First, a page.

Your response can be used by the Program Committee to alter their judgment of the paper, so it is in your advantage to respond. The maximum length of the response is 5000 characters.
Authors can submit one response per submission. Once author feedback is enabled, authors will see a link to “Author Feedback” from the author console. Any of the authors of a paper can enter/edit the response, and the response can be returned to and edited up to the deadline for author feedback.
Remember that reviewing is double-blind. Do not include any information in the response that can identify you or your co-authors. Please do not include any URLs in your response.
We recommend using your judgement when crafting a response. There is no need to respond to every minor question or suggestion for improvement. Rather, the response is a good opportunity for addressing issues like a reviewer’s uncertainty about a point, a reviewer making an incorrect assumption, or a reviewer misunderstanding a part of the paper. We recommend being polite and professional.
Frequently Asked Questions on Code Submission:
This year, we have an option for supplementary code submission that the authors can potentially use to provide additional evidence to bolster their experimental results. Here is a FAQ about our code submission policy.
1. Is code submission mandatory?
No. Code submission is completely optional, and we anticipate that high quality papers whose results are judged by our reviewers to be credible will be accepted to ICML, even if code is not submitted.
2. Does submitted code need to be anonymized?
ICML is a double blind conference, and we expect authors to put in reasonable effort to anonymize the submitted code and institution. This means that author names and licenses should be removed.
Please note that the submitted code will not be made public -- eg, only the reviewers and Area Chair in charge will have access to it during the review period. If the paper gets accepted, we expect the authors to replace the submitted code by a non-anonymized version or link to a public github repository.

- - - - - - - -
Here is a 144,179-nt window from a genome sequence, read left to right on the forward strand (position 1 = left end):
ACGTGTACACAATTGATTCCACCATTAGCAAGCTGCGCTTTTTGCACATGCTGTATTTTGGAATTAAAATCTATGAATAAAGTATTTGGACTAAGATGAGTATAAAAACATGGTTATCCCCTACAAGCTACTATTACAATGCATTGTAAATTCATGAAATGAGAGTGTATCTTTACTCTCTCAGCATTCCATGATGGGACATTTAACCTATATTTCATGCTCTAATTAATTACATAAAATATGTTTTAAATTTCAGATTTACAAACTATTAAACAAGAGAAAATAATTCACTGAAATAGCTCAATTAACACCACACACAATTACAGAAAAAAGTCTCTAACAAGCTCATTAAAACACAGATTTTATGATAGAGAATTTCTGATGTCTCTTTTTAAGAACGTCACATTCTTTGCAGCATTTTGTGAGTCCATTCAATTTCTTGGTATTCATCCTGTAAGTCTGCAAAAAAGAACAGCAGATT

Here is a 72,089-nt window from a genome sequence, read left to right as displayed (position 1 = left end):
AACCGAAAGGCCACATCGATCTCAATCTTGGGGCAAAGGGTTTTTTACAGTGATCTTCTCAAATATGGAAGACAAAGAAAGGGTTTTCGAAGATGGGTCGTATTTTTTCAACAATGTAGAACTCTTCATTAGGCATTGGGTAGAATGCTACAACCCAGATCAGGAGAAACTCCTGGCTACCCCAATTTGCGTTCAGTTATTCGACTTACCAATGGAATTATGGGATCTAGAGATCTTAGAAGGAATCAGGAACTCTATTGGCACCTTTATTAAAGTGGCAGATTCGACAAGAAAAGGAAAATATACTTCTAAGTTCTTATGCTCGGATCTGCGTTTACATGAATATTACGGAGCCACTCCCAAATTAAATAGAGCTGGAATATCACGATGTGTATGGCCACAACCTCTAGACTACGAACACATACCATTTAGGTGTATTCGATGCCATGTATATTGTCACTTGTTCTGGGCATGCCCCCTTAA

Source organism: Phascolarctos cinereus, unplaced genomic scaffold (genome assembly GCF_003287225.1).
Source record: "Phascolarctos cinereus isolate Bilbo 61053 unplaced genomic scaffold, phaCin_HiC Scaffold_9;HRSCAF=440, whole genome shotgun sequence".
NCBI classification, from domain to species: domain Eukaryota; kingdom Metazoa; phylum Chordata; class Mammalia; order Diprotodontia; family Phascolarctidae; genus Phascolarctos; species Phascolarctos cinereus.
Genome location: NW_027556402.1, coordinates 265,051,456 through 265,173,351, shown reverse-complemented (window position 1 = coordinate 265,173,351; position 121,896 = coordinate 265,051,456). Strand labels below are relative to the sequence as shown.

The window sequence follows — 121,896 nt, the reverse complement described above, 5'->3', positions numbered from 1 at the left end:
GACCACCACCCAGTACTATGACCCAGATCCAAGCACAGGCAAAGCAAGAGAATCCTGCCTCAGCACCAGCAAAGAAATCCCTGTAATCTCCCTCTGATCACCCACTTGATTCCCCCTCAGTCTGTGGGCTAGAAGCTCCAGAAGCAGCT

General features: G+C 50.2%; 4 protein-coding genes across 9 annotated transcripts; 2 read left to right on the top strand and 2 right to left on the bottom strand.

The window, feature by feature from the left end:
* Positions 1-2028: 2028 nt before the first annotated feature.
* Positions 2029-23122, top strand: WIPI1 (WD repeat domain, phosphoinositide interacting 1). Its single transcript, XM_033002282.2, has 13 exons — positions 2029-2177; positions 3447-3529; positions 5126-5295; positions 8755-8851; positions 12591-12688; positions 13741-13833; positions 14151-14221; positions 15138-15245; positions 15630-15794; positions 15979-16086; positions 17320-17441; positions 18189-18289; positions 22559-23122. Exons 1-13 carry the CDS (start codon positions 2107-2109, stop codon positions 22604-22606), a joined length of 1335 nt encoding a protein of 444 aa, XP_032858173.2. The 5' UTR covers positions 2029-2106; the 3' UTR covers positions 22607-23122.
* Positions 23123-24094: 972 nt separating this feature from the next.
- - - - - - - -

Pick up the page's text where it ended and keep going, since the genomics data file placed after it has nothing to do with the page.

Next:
3. Are anonymous github links allowed?
Yes. However, they have to be on a branch that will not be modified after the submission deadline. Please enter the github link in a standalone text file in a submitted zip file.
4. How will the submitted code be used for decision-making?
The submitted code will be used as additional evidence provided by the authors to add more credibility to their results. We anticipate that high quality papers whose results are judged by our reviewers to be credible will be accepted to ICML, even if code is not submitted. However, if something is unclear in the paper, then code, if submitted, will provide an extra chance to the authors to clarify the details.
To encourage code submission, we will also provide increased visibility to papers that submit code.
5. If code is submitted, do you expect it to be published with the rest of the supplementary? Or, could it be withdrawn later?
We expect submitted code to be published with the rest of the supplementary. However, if the paper gets accepted, then the authors will get a chance to update the code before it is published by adding author names, licenses, etc.
6. Do you expect the code to be standalone? For example, what if it is part of a much bigger codebase?
We expect your code to be readable and helpful to reviewers in verifying the credibility of your results. It is possible to do this through code that is not standalone -- for example, with proper documentation.
7. What about pseudocode instead of code? Does that count as code submission?
Yes, we will count detailed pseudocode as code submission as it is helpful to reviewers in validating the credibility of your results.
8. Do you expect authors to submit data?
We understand that many of our authors work with highly sensitive datasets, and are not asking for private data submission. If the dataset used is publicly available, there is no need to provide it. If the dataset is private, then the authors can submit a toy or simulated dataset to illustrate how the code works.
9. Who has access to my code?
Only the reviewers, Area Chair and Senior Area Chair assigned to your paper will have access to your code. We will instruct reviewers, Area Chair and Senior Area Chair to keep the code submissions confidential (just like the paper submissions), and delete all code submissions from their machine at the end of the review cycle. Please note that code submission is also completely optional.
10. I would like to revise my code/add code during author feedback. Is this permitted?
Unfortunately, no. But please remember that code submission is entirely optional.